Hi, I'm Amy! I live in coastal New England with my three kids, ages 2, 7, and 9. I blog about our artistic adventures at kids in the studio and my own crafty pursuits at Salamander Dreams, but now that it’s finally summer, I'm looking forward to spending time digging holes and making sandcastles with my kids at the beach.
I’m really happy to be guest posting here while Mama Pea Pod spends some time with family! I’m sharing an activity my two-year-old, G, and I did several months ago. I’m passionate about providing my kids with opportunities for open-ended creative exploration, so I’m always on the lookout for new ideas to try.
Sometimes those ideas are hidden inside a more typical craft project; that was the case here. Family Fun’s February issue included instructions for a yarn heart. I thought, how fun would it be to run your hands along that sticky paste and put those yarn scraps any place you wanted, instead of being confined to a cookie cutter shape? So that’s what G and I did.
Materials: Yarn scraps; cornstarch glue; and some type of strong paper, cardstock, or cardboard (we used vellum paper). To make cornstarch glue according to the Family Fun recipe, stir ¼ cup cornstarch and ½ cup water in a small pan until it’s smooth. Heat over medium heat until it's thick and clear-ish. Let it cool so it doesn’t burn little fingers.
As a knitter, I have no shortage of yarn scraps. Whenever I weave in and cut those pesky ends, I save them. I can’t help it. They might come in useful some day. So I have overflowing bags of yarn ends, in any color you can think of. I cut some down, but I left the bag on the table, and G let me know if she needed a color that wasn’t already in the pile.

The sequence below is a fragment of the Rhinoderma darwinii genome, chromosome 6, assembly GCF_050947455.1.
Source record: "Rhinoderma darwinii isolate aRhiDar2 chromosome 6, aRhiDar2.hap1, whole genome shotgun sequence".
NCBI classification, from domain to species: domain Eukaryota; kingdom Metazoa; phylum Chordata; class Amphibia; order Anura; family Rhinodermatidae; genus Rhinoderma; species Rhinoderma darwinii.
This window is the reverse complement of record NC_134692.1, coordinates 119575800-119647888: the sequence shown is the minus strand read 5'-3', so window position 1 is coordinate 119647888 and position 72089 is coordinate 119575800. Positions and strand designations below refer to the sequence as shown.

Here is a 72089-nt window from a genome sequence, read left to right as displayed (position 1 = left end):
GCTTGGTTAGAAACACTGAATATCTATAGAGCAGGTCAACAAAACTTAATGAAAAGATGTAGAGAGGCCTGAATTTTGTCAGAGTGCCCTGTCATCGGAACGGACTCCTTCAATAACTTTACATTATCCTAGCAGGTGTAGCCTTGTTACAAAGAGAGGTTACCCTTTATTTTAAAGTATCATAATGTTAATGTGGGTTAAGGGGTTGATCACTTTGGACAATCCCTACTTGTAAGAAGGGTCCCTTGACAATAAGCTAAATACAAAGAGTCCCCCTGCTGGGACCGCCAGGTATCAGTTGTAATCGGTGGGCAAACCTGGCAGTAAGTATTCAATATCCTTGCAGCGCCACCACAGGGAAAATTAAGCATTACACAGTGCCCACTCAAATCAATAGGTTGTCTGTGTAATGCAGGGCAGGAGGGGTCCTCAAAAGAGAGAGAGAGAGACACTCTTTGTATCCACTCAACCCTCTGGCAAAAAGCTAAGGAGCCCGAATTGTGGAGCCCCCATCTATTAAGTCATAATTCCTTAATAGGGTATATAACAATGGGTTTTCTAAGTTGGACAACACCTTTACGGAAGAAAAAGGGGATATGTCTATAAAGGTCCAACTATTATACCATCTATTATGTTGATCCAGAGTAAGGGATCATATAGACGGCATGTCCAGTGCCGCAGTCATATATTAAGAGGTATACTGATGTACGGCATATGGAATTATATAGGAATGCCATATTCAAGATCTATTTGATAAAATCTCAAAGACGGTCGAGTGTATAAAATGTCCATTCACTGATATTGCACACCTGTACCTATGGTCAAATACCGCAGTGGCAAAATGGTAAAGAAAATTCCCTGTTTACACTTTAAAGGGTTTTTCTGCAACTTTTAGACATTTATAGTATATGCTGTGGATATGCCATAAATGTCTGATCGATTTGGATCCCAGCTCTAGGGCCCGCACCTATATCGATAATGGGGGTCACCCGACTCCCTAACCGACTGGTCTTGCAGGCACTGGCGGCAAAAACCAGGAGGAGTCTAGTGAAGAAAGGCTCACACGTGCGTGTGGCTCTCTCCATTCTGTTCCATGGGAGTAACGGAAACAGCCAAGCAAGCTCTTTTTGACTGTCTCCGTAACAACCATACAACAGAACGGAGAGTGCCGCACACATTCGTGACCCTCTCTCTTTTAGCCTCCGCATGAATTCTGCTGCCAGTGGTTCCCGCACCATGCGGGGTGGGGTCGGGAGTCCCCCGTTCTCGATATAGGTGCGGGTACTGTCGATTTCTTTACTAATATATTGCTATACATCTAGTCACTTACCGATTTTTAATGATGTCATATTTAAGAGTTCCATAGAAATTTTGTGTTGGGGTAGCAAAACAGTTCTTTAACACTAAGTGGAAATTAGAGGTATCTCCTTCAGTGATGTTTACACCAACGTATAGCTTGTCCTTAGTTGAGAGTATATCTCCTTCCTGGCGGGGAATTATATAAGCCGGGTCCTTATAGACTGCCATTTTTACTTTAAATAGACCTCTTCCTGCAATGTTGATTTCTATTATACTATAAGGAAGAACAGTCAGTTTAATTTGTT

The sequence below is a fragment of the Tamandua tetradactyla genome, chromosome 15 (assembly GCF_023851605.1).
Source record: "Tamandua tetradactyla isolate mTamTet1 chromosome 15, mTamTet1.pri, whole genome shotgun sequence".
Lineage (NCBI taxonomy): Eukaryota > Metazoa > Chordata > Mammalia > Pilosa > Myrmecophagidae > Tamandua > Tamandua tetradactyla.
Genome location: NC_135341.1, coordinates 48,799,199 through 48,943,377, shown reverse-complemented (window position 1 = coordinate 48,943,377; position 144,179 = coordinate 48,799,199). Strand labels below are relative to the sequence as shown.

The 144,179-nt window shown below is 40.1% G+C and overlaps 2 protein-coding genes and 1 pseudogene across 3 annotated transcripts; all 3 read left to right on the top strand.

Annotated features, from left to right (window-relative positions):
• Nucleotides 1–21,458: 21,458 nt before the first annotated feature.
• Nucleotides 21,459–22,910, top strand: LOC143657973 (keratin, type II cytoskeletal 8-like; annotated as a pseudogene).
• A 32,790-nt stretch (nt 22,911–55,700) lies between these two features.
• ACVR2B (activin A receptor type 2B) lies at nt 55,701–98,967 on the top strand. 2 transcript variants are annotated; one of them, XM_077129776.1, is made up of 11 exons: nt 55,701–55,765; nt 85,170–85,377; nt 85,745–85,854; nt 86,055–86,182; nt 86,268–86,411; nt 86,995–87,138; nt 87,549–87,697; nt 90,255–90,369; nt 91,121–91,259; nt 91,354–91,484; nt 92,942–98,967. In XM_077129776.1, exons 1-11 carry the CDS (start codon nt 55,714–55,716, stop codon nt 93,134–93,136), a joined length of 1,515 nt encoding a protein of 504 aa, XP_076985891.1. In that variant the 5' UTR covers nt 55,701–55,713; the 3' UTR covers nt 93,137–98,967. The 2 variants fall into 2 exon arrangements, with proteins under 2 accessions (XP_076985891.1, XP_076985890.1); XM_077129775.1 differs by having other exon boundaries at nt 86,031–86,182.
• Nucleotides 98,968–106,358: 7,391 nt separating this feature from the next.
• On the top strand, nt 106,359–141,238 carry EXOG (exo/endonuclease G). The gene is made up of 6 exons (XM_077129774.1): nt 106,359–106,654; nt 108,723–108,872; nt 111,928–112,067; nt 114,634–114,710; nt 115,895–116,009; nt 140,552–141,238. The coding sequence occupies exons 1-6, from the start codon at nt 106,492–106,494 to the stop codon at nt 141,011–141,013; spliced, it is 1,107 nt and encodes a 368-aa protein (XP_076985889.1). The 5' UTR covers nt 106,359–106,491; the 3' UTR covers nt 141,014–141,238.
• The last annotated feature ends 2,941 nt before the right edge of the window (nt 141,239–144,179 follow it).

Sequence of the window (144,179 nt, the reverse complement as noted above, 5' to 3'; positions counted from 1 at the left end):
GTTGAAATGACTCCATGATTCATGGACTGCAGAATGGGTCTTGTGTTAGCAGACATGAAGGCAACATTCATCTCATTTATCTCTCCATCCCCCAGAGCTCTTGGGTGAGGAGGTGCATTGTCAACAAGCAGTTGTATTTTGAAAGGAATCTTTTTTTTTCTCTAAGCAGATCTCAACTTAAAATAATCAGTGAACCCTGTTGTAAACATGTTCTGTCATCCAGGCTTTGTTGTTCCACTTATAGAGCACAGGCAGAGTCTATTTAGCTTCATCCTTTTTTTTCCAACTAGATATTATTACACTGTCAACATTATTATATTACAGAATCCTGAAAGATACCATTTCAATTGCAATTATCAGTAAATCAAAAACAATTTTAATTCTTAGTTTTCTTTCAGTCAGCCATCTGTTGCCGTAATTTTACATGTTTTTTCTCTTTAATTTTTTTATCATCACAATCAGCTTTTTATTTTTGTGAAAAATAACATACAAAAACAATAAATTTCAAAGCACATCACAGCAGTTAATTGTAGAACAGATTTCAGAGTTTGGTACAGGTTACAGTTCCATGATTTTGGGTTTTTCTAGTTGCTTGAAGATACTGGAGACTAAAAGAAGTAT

I demonstrated first to cut down on frustration: Put the yarn in the glue, run your fingers down the yarn to wipe off extra glue, and put it on the paper. As she worked, she repeated these instructions out loud to herself. She told me what color she wanted, and she let me know if the piece was too long and if so, where I should cut it for her.
Look at those wonderfully messy hands! They belong to a girl who is in charge of her creation!
Towards the end, G indicated she needed a particular small ball of yarn. At first I thought she was asking for the dark grey portion, which was in the middle of the bundle (it was a scrap ball from a self-patterning yarn). But no, she wanted the balls themselves, and she glued them on. Here’s her finished piece.
I never would have thought of gluing on whole balls, and I wasn’t sure they would stay, but who am I to place limits on ideas? They stayed put just fine, and she took her yarn art into another dimension!
This activity can be approached in various ways. I like the abstract image my toddler created, but older kids might want to try making a more representational picture or specific designs with the yarn. You can experiment with different textures (a fuzzy wool, a smooth mercerized cotton, a thin string or rough twine). Once the glue has dried, try making crayon rubbings of the yarn art or, if your child doesn’t mind painting their yarn art, some prints. Have fun!
(This post originally appeared at kids in the studio in a slightly different form.)